That covers Islam in Islam run countries. Now, let's talk about Muslim Americans- who are bearing the brunt of this wave of Islamaphobia. Muslim Americans have contributed and continue to contribute to our society as much as anyone else has. They died with us on 9/11. They fight along side us everyday in Afghanistan. Their spiritual disciplines and their belief in the commandments of the Qur'an makes them excellent law abiding citizens. It's tragic that we associate them with the few nuts in Al Qaeda, allowing a population of probably maybe a few thousand to destroy the reputation and the faith of a population of over 1.5 billion. There are more than five times the number of Muslims in the world as there are Americans; and we judge them on the basis of the extreme beliefs and actions of not enough people to even fill a football stadium or a basketball arena. No one really knows how big Al Qaeda is. But, I've seen an estimate of around 10,000. Sounds like a lot until you divide 10,000 by 1,500,000,000 and realize that maybe around one out of 150,000 Muslims is an Al Qaeda member. Based on the actions of 19 men, on a day 9 years ago, many of us are willing to trash the entire faith of 1.5 billion people. There are only 30 people at the Dove Worldwide Outreach Center (the pastor who wants to burn the Qur'an). How would we feel if the Muslim world judge all of us based on their actions? I'm not equating burning a book with actually killing people. But, what if they even went as far as to go killing Muslim? Would we think it reasonable to judge out entire country based on those actions?
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13 comments:

Kansas Bob said...

Enjoyed this post Brian. Good balance in it. I think that I pretty much share your perspective on Islam.

As far as prophets go I think that Jesus had a unique worldwide message of love and compassion. I think that He also taught us to disdain sanctimonious and hypocritical religious leaders. Even folks like Gandhi were influenced by his teachings.

I know that you live by Jesus' teachings and also by some of the Buddha. So I am wondering, which prophet/teacher do you feel has had the largest influence on your life?

Don said...

Very well put, Brian. This whole affair is a prime example of the "Us vs. Them" mentality of not only Americans, but humanity as a whole. How dreadfully sad it is.

brian said...

Bob,

Without a doubt, Jesus has had the most impact on my life. Jesus has been a friend of mine from the time I was old enough to understand language. Even when I feared G-d, I loved Jesus. I still find Jesus' fascinating, frustrating and inspiring.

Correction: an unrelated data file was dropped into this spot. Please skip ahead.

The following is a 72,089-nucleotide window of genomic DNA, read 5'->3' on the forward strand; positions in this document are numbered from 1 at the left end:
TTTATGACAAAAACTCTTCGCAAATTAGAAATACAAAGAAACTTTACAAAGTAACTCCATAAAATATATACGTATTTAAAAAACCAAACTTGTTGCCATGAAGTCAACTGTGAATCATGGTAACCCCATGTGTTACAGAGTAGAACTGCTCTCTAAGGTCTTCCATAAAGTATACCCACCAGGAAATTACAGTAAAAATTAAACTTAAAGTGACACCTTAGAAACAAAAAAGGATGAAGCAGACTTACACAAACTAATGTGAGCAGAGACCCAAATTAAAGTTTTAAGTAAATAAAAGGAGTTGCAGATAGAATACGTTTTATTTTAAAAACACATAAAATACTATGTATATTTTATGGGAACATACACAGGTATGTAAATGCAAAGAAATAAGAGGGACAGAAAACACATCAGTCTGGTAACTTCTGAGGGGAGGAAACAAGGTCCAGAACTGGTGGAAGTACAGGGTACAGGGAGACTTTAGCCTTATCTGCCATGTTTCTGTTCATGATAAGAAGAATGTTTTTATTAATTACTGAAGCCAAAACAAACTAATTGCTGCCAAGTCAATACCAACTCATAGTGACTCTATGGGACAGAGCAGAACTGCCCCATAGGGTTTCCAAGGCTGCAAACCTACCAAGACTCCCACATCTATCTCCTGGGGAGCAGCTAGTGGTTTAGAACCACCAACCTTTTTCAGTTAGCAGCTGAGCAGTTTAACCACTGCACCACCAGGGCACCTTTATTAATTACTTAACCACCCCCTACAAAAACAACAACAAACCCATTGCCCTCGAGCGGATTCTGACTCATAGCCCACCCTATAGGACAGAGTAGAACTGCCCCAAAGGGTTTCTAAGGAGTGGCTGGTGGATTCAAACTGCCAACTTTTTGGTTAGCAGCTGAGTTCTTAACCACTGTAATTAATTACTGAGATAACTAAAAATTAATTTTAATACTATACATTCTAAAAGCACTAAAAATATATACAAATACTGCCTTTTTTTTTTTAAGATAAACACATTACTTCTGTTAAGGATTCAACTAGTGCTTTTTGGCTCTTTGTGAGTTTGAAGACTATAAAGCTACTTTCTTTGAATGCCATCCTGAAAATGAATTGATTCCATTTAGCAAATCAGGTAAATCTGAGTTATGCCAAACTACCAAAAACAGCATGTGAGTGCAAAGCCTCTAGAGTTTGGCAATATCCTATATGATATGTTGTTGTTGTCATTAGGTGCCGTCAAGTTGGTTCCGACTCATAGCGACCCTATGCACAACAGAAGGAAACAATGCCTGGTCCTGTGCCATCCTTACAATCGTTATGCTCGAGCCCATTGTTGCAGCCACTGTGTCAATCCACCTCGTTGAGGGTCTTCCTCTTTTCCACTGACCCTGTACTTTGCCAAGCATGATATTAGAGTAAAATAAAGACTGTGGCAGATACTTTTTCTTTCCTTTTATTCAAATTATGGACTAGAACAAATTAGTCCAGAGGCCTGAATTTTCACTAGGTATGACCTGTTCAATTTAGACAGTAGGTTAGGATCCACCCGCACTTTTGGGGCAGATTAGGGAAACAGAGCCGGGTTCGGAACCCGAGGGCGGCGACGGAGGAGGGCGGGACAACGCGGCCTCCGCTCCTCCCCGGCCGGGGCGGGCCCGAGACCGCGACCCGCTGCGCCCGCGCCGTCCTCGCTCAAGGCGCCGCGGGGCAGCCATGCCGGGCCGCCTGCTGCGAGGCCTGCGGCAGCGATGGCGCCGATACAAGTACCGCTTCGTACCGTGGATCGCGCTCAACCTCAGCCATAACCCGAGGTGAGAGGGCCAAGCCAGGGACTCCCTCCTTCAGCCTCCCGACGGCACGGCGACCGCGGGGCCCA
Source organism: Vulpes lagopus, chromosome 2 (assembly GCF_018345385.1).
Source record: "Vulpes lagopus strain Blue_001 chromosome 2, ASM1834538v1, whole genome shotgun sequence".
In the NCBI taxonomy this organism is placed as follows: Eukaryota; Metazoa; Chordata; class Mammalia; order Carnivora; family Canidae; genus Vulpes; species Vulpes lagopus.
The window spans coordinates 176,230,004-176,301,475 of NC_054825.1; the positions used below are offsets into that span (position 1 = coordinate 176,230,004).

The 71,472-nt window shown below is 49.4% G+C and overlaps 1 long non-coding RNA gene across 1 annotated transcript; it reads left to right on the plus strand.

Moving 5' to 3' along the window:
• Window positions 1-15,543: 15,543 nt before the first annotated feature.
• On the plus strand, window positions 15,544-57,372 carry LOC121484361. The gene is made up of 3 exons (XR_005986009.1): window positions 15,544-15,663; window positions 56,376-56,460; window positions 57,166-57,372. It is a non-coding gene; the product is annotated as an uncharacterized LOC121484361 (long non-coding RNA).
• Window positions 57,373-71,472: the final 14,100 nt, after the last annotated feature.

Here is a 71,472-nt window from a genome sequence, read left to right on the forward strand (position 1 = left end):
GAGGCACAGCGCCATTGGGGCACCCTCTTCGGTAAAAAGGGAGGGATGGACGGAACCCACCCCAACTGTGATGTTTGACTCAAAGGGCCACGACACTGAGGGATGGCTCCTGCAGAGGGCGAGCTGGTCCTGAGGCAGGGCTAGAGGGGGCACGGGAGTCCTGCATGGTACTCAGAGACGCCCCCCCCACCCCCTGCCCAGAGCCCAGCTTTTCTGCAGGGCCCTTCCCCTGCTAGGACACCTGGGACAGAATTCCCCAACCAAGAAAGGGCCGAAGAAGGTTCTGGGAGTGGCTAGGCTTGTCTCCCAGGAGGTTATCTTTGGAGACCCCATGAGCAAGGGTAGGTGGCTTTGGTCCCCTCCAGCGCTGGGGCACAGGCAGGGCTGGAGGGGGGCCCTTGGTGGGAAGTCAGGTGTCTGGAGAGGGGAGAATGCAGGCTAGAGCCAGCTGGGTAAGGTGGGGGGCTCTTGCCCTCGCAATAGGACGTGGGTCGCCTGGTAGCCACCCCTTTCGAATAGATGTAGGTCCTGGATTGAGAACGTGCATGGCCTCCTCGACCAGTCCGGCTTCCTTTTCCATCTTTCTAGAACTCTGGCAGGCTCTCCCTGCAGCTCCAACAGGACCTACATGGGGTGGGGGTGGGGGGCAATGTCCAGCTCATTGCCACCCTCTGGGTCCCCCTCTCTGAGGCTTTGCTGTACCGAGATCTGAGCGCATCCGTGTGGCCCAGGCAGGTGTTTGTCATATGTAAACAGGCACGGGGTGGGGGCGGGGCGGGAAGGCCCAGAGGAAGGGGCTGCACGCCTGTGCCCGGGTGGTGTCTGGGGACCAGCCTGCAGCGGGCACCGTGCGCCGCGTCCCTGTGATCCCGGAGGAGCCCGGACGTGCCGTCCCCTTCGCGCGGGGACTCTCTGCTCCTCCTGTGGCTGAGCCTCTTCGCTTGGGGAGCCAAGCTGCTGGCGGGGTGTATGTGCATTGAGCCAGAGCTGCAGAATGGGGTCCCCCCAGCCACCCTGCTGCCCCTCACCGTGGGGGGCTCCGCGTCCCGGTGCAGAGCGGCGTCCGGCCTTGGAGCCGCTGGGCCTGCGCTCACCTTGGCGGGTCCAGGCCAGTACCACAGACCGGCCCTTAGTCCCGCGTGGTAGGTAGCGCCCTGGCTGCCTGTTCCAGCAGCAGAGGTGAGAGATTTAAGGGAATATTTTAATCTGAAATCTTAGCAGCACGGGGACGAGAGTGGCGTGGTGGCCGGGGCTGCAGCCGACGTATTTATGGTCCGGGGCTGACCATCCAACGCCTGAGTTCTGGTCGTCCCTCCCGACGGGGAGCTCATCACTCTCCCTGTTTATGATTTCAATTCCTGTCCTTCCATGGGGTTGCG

I find Buddhism's teachings to be very practical and easy to apply to everyday life. Jesus' teachings are more difficult and give me more to wrestle with. Both set very high ideals to live up to.

I know Christians claim that Jesus' teachings are "unique" and some are. But, His overall message of love and compassion is not unique. C. S. Lewis responded to the criticism that Jesus' teachings weren't unique by saying that great moral teachers don't teach us anything new. There are no new morals to be learned. The Tao (as C.S. Lewis called it) is eternal. Great moral teachers only remind us of what has always been. Thus, we should expect Jesus' teachings, the Buddha's teachings and any great moral leader's teachings to be very similar.

Oneperson said...

Well stated Brian and apropos comparisons with Fred Phelps and Terry Jones.

*thumbsup*
~carol

Mike aka MonolithTMA said...

I too am not about to be converting to Islam yet I find myself defending it. I seem to find myself defending several groups attacked with generalizations, none of which I consider myself a member.

Anonymous said...

Amen, Brian and all. My ministry for over the last decade is to give support to any who are seeking to get out of any religion they find to be oppressive; more and more Muslims are speaking out against the oppression and terror that have hijacked Islam.

As I see you recognize, Brian, speaking about the abuses there isn't to speak against Islam at all, or all Muslims. I've found that many people think that to speak against the obvious oppression that is there is to speak against all Muslims; and its not. It doesn't help conscienscious Muslims if we don't stand with them in speaking out on what's wrong. I think the more people see that, the more eyes will be opened in other religions to see that its not Islam, but certain factions (just as certain denominations in Christianity) are still living in the Dark Ages and want to force that on others.

I just read a poll that was taken from Muslims; 58% disagree with the Mosque being built near Ground Zero and called it folly. The majority polled also said they didn't view America as intolerant or Islamophobic. How many people know that?

I also read a very heartwarming article in the Wall Street Journal--you know that town in California, Bell? The big scandal there where those (ahem! Democrat) town officials had given themselves those huge salaries and the town protested in outrage? The town has been meeting in the local mosque/community center to
organize their protests and its been also a place where Muslims and others are getting to know each other and coming to understanding; developing friendships. I'll see if I can find that and post the link here; I think you'll really enjoy it as I did.